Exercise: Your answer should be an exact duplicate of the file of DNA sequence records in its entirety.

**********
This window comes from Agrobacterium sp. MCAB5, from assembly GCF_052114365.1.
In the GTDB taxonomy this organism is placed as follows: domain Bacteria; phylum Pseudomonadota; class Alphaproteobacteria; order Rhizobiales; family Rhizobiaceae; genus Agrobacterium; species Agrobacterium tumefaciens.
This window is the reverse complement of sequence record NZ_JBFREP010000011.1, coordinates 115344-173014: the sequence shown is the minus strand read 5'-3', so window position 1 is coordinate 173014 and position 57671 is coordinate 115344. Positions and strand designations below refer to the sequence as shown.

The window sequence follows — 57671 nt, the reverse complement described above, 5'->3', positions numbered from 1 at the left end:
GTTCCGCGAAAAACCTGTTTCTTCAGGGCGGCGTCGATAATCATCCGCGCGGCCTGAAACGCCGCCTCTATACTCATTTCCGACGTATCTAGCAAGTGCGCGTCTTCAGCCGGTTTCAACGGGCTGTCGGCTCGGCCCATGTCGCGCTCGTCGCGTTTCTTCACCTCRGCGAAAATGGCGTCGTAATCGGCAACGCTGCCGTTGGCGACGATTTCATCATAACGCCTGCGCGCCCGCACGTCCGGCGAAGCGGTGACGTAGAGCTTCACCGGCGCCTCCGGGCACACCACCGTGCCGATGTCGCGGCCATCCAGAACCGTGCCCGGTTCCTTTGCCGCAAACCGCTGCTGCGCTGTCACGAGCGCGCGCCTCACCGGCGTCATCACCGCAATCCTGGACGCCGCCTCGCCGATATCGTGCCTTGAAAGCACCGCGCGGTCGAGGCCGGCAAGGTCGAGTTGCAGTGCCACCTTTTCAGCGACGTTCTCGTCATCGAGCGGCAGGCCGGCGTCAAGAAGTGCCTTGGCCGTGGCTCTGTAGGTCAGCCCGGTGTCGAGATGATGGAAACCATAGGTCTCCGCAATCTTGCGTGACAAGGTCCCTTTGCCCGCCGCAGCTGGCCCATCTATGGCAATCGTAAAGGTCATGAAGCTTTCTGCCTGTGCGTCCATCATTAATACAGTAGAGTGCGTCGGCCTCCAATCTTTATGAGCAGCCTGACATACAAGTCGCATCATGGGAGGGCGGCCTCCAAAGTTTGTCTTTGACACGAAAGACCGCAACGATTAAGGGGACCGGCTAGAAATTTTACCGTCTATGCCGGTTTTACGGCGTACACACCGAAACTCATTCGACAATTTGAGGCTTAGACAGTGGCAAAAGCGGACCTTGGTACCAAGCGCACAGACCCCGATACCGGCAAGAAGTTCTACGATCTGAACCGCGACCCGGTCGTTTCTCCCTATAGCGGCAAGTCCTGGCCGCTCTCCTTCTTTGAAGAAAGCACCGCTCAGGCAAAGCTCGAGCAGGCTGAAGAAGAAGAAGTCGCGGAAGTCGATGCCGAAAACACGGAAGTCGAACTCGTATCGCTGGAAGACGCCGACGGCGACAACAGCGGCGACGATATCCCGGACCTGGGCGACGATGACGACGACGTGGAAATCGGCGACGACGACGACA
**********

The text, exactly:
This window comes from Agrobacterium sp. MCAB5, from assembly GCF_052114365.1.
In the GTDB taxonomy this organism is placed as follows: domain Bacteria; phylum Pseudomonadota; class Alphaproteobacteria; order Rhizobiales; family Rhizobiaceae; genus Agrobacterium; species Agrobacterium tumefaciens.
This window is the reverse complement of sequence record NZ_JBFREP010000011.1, coordinates 115344-173014: the sequence shown is the minus strand read 5'-3', so window position 1 is coordinate 173014 and position 57671 is coordinate 115344. Positions and strand designations below refer to the sequence as shown.

The window sequence follows — 57671 nt, the reverse complement described above, 5'->3', positions numbered from 1 at the left end:
GTTCCGCGAAAAACCTGTTTCTTCAGGGCGGCGTCGATAATCATCCGCGCGGCCTGAAACGCCGCCTCTATACTCATTTCCGACGTATCTAGCAAGTGCGCGTCTTCAGCCGGTTTCAACGGGCTGTCGGCTCGGCCCATGTCGCGCTCGTCGCGTTTCTTCACCTCRGCGAAAATGGCGTCGTAATCGGCAACGCTGCCGTTGGCGACGATTTCATCATAACGCCTGCGCGCCCGCACGTCCGGCGAAGCGGTGACGTAGAGCTTCACCGGCGCCTCCGGGCACACCACCGTGCCGATGTCGCGGCCATCCAGAACCGTGCCCGGTTCCTTTGCCGCAAACCGCTGCTGCGCTGTCACGAGCGCGCGCCTCACCGGCGTCATCACCGCAATCCTGGACGCCGCCTCGCCGATATCGTGCCTTGAAAGCACCGCGCGGTCGAGGCCGGCAAGGTCGAGTTGCAGTGCCACCTTTTCAGCGACGTTCTCGTCATCGAGCGGCAGGCCGGCGTCAAGAAGTGCCTTGGCCGTGGCTCTGTAGGTCAGCCCGGTGTCGAGATGATGGAAACCATAGGTCTCCGCAATCTTGCGTGACAAGGTCCCTTTGCCCGCCGCAGCTGGCCCATCTATGGCAATCGTAAAGGTCATGAAGCTTTCTGCCTGTGCGTCCATCATTAATACAGTAGAGTGCGTCGGCCTCCAATCTTTATGAGCAGCCTGACATACAAGTCGCATCATGGGAGGGCGGCCTCCAAAGTTTGTCTTTGACACGAAAGACCGCAACGATTAAGGGGACCGGCTAGAAATTTTACCGTCTATGCCGGTTTTACGGCGTACACACCGAAACTCATTCGACAATTTGAGGCTTAGACAGTGGCAAAAGCGGACCTTGGTACCAAGCGCACAGACCCCGATACCGGCAAGAAGTTCTACGATCTGAACCGCGACCCGGTCGTTTCTCCCTATAGCGGCAAGTCCTGGCCGCTCTCCTTCTTTGAAGAAAGCACCGCTCAGGCAAAGCTCGAGCAGGCTGAAGAAGAAGAAGTCGCGGAAGTCGATGCCGAAAACACGGAAGTCGAACTCGTATCGCTGGAAGACGCCGACGGCGACAACAGCGGCGACGATATCCCGGACCTGGGCGACGATGACGACGACGTGGAAATCGGCGACGACGACGACA